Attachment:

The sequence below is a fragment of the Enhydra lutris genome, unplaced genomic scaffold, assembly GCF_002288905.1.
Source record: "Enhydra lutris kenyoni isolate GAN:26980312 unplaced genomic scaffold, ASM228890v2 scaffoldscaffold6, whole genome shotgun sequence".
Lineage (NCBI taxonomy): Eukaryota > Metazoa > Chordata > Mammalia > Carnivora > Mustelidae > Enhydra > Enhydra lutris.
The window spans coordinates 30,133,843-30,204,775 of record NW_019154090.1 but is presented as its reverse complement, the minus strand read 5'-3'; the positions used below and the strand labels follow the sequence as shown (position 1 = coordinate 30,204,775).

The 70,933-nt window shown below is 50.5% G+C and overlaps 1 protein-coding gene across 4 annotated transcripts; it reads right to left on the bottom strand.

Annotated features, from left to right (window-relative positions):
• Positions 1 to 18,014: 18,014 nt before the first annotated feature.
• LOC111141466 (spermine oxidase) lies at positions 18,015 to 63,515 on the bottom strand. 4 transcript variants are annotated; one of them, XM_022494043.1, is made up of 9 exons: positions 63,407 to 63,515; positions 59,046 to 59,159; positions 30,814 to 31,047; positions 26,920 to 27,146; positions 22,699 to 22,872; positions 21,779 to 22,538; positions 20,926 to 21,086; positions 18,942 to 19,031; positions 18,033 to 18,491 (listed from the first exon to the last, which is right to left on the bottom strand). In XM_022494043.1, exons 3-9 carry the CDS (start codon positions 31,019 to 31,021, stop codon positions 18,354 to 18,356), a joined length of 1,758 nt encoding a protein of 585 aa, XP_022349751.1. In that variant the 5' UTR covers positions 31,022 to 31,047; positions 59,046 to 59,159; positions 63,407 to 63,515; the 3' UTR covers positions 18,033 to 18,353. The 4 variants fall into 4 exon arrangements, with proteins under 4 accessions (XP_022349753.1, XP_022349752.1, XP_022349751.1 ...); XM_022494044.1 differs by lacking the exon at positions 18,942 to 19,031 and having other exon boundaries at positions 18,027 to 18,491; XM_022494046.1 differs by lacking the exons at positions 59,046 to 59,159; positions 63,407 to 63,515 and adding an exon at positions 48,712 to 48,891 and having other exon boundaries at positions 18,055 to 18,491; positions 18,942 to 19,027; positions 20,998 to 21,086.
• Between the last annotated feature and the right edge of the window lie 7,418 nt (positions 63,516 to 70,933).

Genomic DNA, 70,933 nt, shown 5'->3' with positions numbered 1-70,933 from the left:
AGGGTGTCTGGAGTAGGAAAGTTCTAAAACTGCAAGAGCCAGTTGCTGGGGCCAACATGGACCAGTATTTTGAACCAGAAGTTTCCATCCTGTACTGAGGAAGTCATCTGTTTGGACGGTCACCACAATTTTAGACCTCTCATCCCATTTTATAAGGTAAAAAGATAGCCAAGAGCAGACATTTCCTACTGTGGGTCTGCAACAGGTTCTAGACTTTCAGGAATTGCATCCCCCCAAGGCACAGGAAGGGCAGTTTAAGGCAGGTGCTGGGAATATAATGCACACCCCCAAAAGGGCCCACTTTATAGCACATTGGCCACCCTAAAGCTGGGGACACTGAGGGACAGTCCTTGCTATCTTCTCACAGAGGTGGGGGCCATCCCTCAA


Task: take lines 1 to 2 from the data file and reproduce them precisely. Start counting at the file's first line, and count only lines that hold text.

The sequence below is a fragment of the Enhydra lutris genome, unplaced genomic scaffold, assembly GCF_002288905.1.
Source record: "Enhydra lutris kenyoni isolate GAN:26980312 unplaced genomic scaffold, ASM228890v2 scaffoldscaffold6, whole genome shotgun sequence".